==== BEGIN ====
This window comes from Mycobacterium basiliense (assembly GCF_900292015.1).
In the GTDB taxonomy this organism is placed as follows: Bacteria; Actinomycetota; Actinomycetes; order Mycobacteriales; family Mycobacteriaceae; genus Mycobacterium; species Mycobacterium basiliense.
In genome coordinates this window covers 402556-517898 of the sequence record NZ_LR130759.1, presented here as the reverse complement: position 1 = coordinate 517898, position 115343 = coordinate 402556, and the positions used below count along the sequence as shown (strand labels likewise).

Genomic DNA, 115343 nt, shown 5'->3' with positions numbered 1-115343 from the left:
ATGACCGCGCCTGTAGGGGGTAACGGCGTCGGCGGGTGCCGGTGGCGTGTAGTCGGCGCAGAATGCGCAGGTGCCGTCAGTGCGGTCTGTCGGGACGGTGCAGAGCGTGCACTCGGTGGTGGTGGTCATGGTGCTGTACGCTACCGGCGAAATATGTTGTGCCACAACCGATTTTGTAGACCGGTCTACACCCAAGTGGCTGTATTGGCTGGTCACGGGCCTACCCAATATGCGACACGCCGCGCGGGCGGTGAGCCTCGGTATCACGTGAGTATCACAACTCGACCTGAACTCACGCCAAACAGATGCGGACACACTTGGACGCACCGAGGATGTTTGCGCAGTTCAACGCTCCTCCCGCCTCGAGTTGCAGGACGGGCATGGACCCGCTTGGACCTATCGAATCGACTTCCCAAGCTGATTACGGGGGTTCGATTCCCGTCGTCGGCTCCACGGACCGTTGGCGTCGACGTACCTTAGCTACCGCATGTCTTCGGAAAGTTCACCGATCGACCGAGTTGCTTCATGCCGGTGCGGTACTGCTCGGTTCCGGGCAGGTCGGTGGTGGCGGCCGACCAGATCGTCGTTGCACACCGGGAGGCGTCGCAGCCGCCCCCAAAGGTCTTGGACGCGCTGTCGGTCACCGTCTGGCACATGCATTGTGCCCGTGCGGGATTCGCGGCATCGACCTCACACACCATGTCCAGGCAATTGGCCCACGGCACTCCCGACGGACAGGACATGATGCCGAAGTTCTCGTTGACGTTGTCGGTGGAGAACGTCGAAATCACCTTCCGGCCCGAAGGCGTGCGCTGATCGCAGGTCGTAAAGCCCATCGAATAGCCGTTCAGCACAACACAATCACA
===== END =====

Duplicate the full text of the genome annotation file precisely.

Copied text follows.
This window comes from Mycobacterium basiliense (assembly GCF_900292015.1).
In the GTDB taxonomy this organism is placed as follows: Bacteria; Actinomycetota; Actinomycetes; order Mycobacteriales; family Mycobacteriaceae; genus Mycobacterium; species Mycobacterium basiliense.
In genome coordinates this window covers 402556-517898 of the sequence record NZ_LR130759.1, presented here as the reverse complement: position 1 = coordinate 517898, position 115343 = coordinate 402556, and the positions used below count along the sequence as shown (strand labels likewise).

Genomic DNA, 115343 nt, shown 5'->3' with positions numbered 1-115343 from the left:
ATGACCGCGCCTGTAGGGGGTAACGGCGTCGGCGGGTGCCGGTGGCGTGTAGTCGGCGCAGAATGCGCAGGTGCCGTCAGTGCGGTCTGTCGGGACGGTGCAGAGCGTGCACTCGGTGGTGGTGGTCATGGTGCTGTACGCTACCGGCGAAATATGTTGTGCCACAACCGATTTTGTAGACCGGTCTACACCCAAGTGGCTGTATTGGCTGGTCACGGGCCTACCCAATATGCGACACGCCGCGCGGGCGGTGAGCCTCGGTATCACGTGAGTATCACAACTCGACCTGAACTCACGCCAAACAGATGCGGACACACTTGGACGCACCGAGGATGTTTGCGCAGTTCAACGCTCCTCCCGCCTCGAGTTGCAGGACGGGCATGGACCCGCTTGGACCTATCGAATCGACTTCCCAAGCTGATTACGGGGGTTCGATTCCCGTCGTCGGCTCCACGGACCGTTGGCGTCGACGTACCTTAGCTACCGCATGTCTTCGGAAAGTTCACCGATCGACCGAGTTGCTTCATGCCGGTGCGGTACTGCTCGGTTCCGGGCAGGTCGGTGGTGGCGGCCGACCAGATCGTCGTTGCACACCGGGAGGCGTCGCAGCCGCCCCCAAAGGTCTTGGACGCGCTGTCGGTCACCGTCTGGCACATGCATTGTGCCCGTGCGGGATTCGCGGCATCGACCTCACACACCATGTCCAGGCAATTGGCCCACGGCACTCCCGACGGACAGGACATGATGCCGAAGTTCTCGTTGACGTTGTCGGTGGAGAACGTCGAAATCACCTTCCGGCCCGAAGGCGTGCGCTGATCGCAGGTCGTAAAGCCCATCGAATAGCCGTTCAGCACAACACAATCACA